in re


in re
in re /in-'rē, -'rā/ prep [Latin]: in the matter of
— used in the title or name of a case where the proceeding is in rem or quasi in rem and not in personam (as in a matter involving a probate or bankruptcy estate, a guardianship, or an application for laying out a public highway) and occasionally in the title of an ex parte proceeding (as in an application for a writ of habeas corpus)

Merriam-Webster’s Dictionary of Law. . 1996.

in re
prep.
(Latin) In the matter of; concerning; in regard to; used to entitle judicial proceedings that do not involve adversaries but instead concern themselves with disposing of some situation, such as the settling of an estate.

The Essential Law Dictionary. — Sphinx Publishing, An imprint of Sourcebooks, Inc. . 2008.


in re
'in the matter of'.

Collins dictionary of law. . 2001.


in re
Latin for "in the matter of." Used in legal documents to refer to a case, particularly a case without an opposing party. For example, "In re Estate of Ruth Bentley" might be used to refer to a probate case about the estate of Ruth Bentley.
Category: Small Claims Court & Lawsuits
Category: Wills, Trusts & Estates

Nolo’s Plain-English Law Dictionary. . 2009.


in re
Latin In regard to. Used in the title of cases involving an interest in property.

Webster's New World Law Dictionary. . 2000.


in re
(Latin: In the matter of.)
Concerning or regarding. The usual style for the name of a judicial proceeding having some item of property at the center of the dispute rather than adverse parties.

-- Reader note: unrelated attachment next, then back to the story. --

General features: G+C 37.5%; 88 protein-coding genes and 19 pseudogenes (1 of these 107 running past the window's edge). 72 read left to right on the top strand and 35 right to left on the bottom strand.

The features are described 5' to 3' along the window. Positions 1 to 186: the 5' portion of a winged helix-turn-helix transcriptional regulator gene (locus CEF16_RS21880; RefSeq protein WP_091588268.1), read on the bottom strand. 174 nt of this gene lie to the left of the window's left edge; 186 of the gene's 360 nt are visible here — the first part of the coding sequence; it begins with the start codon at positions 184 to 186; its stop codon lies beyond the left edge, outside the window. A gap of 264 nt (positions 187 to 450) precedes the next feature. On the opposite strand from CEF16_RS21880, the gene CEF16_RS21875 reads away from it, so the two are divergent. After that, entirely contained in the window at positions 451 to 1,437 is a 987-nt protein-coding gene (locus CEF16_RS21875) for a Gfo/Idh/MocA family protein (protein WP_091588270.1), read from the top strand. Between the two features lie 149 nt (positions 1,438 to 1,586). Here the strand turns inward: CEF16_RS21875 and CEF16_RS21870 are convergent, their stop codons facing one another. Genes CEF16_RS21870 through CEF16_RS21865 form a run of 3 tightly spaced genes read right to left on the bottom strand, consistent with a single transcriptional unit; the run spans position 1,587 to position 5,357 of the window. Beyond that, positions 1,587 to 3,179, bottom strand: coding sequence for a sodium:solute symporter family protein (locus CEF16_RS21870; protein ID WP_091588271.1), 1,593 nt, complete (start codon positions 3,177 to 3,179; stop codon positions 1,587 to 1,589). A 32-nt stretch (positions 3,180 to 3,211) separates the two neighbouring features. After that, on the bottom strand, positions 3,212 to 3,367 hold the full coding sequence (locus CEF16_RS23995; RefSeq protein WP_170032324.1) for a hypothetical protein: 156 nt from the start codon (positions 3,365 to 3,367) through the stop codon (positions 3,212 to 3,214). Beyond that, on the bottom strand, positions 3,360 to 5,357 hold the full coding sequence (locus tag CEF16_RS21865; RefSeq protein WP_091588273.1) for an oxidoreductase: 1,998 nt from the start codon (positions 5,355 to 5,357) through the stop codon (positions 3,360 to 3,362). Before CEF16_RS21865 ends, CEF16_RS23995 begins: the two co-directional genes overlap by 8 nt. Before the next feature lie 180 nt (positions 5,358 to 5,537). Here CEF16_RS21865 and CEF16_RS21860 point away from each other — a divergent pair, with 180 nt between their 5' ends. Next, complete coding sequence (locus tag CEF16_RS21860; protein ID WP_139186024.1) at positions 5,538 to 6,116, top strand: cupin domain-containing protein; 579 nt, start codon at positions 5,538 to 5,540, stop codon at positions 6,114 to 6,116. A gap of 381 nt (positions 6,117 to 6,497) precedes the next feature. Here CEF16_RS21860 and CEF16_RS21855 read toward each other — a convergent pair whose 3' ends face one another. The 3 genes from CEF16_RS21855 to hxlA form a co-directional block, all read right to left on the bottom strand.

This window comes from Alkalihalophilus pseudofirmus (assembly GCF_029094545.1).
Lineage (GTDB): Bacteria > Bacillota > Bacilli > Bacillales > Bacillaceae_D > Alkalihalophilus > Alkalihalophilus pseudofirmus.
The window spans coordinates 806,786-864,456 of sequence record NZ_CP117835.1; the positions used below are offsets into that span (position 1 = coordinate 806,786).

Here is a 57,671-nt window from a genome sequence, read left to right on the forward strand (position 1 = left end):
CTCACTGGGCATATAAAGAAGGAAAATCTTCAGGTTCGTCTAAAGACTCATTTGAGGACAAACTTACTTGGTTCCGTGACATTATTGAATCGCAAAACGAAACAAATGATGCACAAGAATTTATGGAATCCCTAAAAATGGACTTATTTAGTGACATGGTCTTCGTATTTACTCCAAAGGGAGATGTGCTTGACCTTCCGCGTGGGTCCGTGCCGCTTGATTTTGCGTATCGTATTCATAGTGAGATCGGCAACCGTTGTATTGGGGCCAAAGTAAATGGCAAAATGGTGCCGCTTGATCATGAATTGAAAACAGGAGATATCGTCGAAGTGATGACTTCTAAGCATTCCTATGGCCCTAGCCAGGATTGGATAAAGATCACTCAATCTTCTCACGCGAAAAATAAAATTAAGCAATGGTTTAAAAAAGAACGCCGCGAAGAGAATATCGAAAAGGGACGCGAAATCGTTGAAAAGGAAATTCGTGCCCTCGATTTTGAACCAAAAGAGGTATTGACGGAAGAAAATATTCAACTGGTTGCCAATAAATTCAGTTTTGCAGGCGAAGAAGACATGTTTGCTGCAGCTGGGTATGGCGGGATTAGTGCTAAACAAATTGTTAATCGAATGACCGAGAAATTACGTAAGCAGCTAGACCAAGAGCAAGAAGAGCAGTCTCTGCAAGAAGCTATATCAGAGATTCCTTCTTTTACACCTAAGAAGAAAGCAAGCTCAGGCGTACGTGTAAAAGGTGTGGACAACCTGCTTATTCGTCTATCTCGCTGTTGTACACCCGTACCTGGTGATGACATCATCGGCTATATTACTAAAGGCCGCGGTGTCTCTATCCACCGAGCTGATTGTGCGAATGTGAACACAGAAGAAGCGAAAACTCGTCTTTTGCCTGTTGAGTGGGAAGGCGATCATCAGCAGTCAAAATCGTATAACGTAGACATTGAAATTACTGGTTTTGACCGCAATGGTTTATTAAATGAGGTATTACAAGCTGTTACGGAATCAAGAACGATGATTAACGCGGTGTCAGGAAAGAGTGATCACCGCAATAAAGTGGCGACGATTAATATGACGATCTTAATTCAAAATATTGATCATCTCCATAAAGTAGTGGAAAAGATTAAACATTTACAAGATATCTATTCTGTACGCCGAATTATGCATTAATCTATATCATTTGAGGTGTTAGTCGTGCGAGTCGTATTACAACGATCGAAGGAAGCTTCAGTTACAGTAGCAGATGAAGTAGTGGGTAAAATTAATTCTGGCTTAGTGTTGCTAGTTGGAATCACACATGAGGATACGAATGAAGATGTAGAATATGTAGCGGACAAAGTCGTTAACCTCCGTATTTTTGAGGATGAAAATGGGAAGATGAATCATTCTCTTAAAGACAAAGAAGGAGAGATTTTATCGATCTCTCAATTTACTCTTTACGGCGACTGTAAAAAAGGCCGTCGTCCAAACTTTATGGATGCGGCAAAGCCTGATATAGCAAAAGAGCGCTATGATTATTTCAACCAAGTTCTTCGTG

Dictionary from West's Encyclopedia of American Law. 2005.


in re
I
[Latin, In the matter of.] Concerning or regarding. The usual style for the name of a judicial proceeding having some item of property at the center of the dispute rather than adverse parties.
II In the matter of.

Short Dictionary of (mostly American) Legal Terms and Abbreviations.

in re
prep.
   short for "in regard to" or concerning. Often "in re" is found near the top of lawyers' letters to identify the subject matter, as "In re Matheson v. Roth," or "In re Estate of Ruth Bentley." It is also used in naming legal actions in which there is only one party, the petitioning party, as in "In re Adoption of Marcus McGillicuddy."

Law dictionary. . 2013.


Share the article and excerpts

Direct link
Do a right-click on the link above
and select “Copy Link”

We are using cookies for the best presentation of our site. Continuing to use this site, you agree with this.